Richest nations rank high in child poverty league

Click to follow
The Independent Online

Three of the richest countries in the world, America, Britain and Italy, have some of the highest levels of child poverty, according to an international study published today.

Three of the richest countries in the world, America, Britain and Italy, have some of the highest levels of child poverty, according to an international study published today.

Russia is top of the world league with 26.6 per cent of children living below the poverty line. The US ranks second with a rate of 26.3 per cent; Britain is third at 21.3 per cent, while Italy comes in only slightly behind this at 21.2 per cent.

The survey of child poverty across the industrialised world, which is the first to use fully comparable figures, reveals hardly any deprivation among children in the Nordic countries. But the authors highlight shockingly high levels of child poverty in at least a dozen American states, including New York, California, Massachusetts and Arizona, where the poverty levels rival Russia.

The poverty rate among America's single mothers is also the highest in the world, with 59 per cent raising children on incomes which are less than half the typical national income. By comparison 31 per cent of lone mothers in Russia live below the poverty line, 40 per cent in Britain and just 20 per cent in Italy, the study headed by Belgium and American researchers shows.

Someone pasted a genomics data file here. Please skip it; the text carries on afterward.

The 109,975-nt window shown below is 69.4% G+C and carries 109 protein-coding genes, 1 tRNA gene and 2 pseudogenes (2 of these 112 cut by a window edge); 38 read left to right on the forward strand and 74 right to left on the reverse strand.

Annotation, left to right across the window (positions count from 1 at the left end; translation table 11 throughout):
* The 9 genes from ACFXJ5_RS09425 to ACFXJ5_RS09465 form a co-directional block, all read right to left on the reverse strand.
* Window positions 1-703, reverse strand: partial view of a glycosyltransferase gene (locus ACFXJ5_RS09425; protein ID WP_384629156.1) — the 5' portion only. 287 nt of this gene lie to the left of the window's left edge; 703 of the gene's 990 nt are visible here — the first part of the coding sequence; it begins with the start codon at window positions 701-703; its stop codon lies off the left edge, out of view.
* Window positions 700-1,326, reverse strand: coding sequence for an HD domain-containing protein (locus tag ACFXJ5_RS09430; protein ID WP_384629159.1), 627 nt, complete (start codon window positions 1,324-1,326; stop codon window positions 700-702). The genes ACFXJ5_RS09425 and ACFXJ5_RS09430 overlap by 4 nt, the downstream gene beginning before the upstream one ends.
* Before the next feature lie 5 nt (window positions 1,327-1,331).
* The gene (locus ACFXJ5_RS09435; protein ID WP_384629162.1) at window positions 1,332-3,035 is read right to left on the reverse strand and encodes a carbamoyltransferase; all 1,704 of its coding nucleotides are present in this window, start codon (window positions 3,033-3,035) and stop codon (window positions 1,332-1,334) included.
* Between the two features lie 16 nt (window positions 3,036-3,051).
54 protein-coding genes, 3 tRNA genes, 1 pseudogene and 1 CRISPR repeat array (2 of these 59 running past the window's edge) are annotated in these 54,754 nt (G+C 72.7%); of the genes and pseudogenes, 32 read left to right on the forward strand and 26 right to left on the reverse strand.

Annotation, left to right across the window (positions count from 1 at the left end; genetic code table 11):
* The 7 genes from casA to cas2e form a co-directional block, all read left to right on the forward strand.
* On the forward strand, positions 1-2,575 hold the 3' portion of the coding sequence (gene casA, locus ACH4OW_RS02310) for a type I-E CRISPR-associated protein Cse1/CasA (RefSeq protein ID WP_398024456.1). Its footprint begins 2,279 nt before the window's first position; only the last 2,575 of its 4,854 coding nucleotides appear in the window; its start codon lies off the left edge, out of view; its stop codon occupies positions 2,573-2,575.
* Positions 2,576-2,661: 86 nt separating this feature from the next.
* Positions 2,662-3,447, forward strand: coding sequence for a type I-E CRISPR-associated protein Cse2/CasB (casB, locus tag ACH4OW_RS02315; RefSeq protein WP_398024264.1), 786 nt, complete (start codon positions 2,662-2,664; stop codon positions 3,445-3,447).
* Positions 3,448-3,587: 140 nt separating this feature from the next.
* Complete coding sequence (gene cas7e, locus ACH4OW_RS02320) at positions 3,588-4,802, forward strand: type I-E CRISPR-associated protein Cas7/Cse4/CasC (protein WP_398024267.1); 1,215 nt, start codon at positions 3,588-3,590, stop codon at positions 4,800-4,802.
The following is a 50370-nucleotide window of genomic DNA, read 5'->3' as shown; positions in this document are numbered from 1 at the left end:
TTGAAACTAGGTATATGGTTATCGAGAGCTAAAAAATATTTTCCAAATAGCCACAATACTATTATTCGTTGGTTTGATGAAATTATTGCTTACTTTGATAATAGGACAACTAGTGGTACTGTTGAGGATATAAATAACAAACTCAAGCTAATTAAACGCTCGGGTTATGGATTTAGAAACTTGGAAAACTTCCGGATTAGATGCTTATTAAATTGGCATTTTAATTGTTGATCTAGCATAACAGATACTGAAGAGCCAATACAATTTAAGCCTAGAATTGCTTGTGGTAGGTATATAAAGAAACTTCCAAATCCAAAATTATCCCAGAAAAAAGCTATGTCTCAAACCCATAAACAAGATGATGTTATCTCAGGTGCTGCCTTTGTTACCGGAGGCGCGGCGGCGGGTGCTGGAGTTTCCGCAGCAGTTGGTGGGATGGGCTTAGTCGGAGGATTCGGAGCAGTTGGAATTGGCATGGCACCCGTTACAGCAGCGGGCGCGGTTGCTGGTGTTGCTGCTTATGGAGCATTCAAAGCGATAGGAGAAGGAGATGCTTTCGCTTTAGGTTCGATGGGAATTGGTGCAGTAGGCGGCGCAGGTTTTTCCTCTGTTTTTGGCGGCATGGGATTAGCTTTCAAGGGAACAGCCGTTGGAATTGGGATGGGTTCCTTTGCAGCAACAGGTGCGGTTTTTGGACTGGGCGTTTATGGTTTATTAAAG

In Europe, the Czech Republic and Scandinavia have the best records for child poverty with levels of less than 5 per cent. But the problem has increased in Hungary and Poland.

The findings come before world agencies meet in London on Monday to agree international action against child poverty at a conference hosted by Gordon Brown, the Chancellor, and Clare Short, the Secretary of State for International Development.

Children brought up in poor households are known to do worse at school and enter lower-paid jobs than other youngsters. But the study of 25 countries reveals how nations with similar standards of living have huge differences in the extent of inequality.

Paul Gregg, of the University of Bristol's department of economics, said: "What is surprising is the gap between countries with standards of living not so far from each other. In Sweden child poverty barely registers, but America has an astonishingly high rate."

Comments